Functions ^

Generators

range $begin, [ $end, [ $step ] ]

A range of numbers from $begin to $end (infinity if $end isn't set) $step by $step.

    range 5     # from 5 to infinity
    range 5,9   # 5, 6, 7, 8, 9
    range 5,9,2 # 5, 7, 9

cycle @set

infinitly loop on a set of values

    cycle 1,4,7

    # 1,4,7,1,4,7,1,4,7,1,4,7,1,4,7,...

records $ref

given any kind of ref that implements the "<>" iterator, returns a Perlude compliant iterator.

    now {print if /data/} records do {
        open my $fh,"foo";
        $fh;
    };

lines

same as records but chomp all records before release.

    now {say if /data/} records do {
        open my $fh,"foo";
        $fh;
    };

filters

filters are composition functions that take a stream and returns a modified stream.

filter

apply

take $n, $xs

take $n, applied to a list $xs, returns the prefix of $xs of length $n, or $xs itself if $n > length $xs:

    sub top10 { take 10, shift }

    take 5, range 1, 10
    # 1, 2, 3, 4, 5, ()

    take 5, range 1, 3
    # 1, 2, 3, ()

takeWhile $predicate, $xs

takeWhile, applied to a predicate $p and a list $xs, returns the longest prefix (possibly empty) of $xs of elements that satisfy $p

    takeWhile { 10 > ($_*2) } range 1,5
    # 1, 2, 3, 4

drop $n, $xs

drop $n $xs returns the suffix of $xs after the first $n elements, or () if $n > length $xs:

    drop 3, range 1,5
    # 4 , 5 

    drop 3, range 1,2
    # ()

dropWhile $predicate, $xs

dropWhile $predicate, $xs returns the suffix remaining after dropWhile $predicate, $xs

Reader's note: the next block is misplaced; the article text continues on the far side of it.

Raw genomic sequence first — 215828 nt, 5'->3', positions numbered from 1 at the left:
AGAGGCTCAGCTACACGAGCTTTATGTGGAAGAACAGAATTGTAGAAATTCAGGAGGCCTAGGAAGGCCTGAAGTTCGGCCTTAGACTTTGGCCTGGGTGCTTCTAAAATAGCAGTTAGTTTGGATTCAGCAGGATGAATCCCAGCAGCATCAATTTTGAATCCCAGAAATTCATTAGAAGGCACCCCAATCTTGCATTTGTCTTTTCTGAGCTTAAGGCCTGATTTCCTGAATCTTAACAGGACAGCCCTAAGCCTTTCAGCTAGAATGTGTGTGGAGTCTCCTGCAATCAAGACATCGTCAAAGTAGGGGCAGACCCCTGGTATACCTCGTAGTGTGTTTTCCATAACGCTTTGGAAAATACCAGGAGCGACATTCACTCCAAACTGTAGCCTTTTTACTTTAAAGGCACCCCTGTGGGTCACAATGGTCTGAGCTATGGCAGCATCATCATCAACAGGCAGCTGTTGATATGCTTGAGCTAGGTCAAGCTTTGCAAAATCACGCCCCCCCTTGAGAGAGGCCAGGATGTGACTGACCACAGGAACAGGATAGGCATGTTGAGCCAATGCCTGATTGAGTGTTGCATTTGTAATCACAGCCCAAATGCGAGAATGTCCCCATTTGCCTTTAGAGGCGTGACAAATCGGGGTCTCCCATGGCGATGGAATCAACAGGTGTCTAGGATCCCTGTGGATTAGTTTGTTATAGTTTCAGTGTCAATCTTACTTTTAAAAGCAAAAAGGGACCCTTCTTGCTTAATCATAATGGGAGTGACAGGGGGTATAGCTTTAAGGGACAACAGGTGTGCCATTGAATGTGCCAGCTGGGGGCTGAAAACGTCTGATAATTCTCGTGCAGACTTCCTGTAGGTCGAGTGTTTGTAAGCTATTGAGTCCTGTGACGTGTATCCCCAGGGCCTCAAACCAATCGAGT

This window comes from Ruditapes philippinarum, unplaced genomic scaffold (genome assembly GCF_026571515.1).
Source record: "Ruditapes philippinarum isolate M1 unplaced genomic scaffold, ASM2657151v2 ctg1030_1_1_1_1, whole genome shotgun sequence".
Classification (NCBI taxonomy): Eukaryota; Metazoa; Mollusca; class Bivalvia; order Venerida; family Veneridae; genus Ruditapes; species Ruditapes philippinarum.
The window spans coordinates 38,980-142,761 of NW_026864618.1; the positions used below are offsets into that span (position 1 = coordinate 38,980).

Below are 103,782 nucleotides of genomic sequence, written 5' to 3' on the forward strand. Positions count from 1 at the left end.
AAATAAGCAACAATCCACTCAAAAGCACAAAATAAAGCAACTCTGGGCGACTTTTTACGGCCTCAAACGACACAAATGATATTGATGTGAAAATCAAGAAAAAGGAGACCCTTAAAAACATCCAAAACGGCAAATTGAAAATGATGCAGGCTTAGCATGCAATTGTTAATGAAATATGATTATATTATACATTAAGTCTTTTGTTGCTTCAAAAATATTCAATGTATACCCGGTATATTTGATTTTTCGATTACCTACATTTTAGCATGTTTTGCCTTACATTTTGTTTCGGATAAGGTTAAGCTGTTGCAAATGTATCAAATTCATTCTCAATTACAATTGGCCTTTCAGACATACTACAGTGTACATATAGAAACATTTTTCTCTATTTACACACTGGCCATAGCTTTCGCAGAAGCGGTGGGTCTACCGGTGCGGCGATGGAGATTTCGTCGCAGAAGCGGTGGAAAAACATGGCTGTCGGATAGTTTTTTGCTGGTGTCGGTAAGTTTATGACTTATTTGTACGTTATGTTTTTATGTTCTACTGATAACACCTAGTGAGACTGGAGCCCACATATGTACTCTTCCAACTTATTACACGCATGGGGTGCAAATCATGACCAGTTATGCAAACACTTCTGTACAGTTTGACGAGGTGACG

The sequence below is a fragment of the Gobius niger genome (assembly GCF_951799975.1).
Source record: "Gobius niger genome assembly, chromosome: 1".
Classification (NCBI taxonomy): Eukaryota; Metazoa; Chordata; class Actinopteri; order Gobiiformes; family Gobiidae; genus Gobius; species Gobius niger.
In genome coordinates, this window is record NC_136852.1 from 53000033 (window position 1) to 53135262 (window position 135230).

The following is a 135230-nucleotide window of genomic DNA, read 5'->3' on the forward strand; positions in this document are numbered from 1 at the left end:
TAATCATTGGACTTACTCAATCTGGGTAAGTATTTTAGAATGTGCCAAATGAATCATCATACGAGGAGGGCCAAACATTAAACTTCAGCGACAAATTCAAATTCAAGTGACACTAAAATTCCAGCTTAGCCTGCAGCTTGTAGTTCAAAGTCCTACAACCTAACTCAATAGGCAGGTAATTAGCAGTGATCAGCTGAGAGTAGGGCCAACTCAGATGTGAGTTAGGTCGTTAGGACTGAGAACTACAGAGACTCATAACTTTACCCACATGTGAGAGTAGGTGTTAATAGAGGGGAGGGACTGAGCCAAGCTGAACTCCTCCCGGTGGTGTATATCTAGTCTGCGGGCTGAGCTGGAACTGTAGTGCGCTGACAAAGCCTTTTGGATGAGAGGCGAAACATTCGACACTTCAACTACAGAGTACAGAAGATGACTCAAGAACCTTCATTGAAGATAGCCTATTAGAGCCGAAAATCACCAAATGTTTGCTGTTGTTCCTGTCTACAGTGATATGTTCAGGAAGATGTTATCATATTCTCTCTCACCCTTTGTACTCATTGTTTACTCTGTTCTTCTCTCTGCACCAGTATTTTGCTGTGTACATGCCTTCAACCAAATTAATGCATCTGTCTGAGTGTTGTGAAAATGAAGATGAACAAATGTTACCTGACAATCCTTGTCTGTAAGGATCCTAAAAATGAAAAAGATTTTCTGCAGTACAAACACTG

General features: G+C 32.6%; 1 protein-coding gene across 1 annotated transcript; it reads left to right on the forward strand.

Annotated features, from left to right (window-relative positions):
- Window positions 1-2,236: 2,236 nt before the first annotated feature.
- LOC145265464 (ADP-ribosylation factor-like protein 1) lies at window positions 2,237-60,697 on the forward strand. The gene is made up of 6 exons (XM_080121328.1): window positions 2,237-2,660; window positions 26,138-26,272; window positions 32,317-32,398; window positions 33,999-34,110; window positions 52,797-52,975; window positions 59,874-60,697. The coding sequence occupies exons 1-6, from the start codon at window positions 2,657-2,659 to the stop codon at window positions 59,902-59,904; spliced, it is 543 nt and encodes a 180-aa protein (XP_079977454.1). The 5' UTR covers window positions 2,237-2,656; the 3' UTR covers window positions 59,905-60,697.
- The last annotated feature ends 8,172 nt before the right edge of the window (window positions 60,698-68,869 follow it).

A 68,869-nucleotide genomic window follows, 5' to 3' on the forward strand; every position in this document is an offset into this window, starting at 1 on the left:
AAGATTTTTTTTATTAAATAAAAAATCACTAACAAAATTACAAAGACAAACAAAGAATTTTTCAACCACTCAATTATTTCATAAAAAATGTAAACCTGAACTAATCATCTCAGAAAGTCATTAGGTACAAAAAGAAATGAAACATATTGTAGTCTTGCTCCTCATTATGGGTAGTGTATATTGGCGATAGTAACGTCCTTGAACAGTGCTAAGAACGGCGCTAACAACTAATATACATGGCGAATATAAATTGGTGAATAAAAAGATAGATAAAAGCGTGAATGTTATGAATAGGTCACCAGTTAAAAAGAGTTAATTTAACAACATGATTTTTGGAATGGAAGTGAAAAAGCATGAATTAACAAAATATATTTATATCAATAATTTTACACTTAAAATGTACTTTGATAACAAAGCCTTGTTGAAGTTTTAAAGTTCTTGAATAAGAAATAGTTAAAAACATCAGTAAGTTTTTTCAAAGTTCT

dropWhile { $_ < 3 } unfold [1,2,3,4,5,1,2,3] # [3,4,5,1,2,3]
     dropWhile { $_ < 9 } unfold [1,2,3]           # []
     dropWhile { $_ < 0 } unfold [1,2,3]           # [1,2,3]

misc

unfold $array

unfold returns an iterator on the $array ref so that every Perlude goodies can be applied. there is no side effect on the referenced array.

    my @lower = fold takeWhile {/data/} unfold $abstract

see also fold

Exhausters

now {actions} $xs

read the $xs stream and execute the {actions} block with the returned element as $_ until the $xs stream exhausts. it also returns the last transformed element so that it can be used to foldl.

(compare it to perl6 "eager" or haskell foldl)

fold $xs

returns the array of all the elements computed by $xs

    say join ',',      take 5, sub { state $x=-2; $x+=2 } # CODE(0x180bad8)
    say join ',', fold take 5, sub { state $x=-2; $x+=2 } # 0,2,4,6,8

see also unfold

nth $xs

returns the nth element of a stream

    say fold nth 5, sub { state $x=1; $x++ }
    # 5

Composers

concat @streams

concat takes a list of streams and returns them as a unique one:

    concat map { unfold [split //] } split /\s*/; 

streams every chars of the words of the text

concatC $stream_of_streams

takes a stream of streams $stream_of_streams and expose them as a single one. A stream of streams is a steam that returns streams.

    concatC { take 3, range $_ } lines $fh

take 3 elements from the range started by the values of $fh, so if $fh contains (5,10), the stream is (5,6,7,10,11,12)

concatM $apply, $stream

applying $apply on each iterations of $stream must return a new stream. concatM expose them as a single stream.

    # ls is a generator for a glob

    sub cat { concatM {lines} ls shift } 
    cat "/tmp/*.conf"

AUTHORS ^

CONTRIBUTORS ^

Burak Gürsoy (cpanization)

ACKNOWLEDGMENTS ^

syntax highlighting: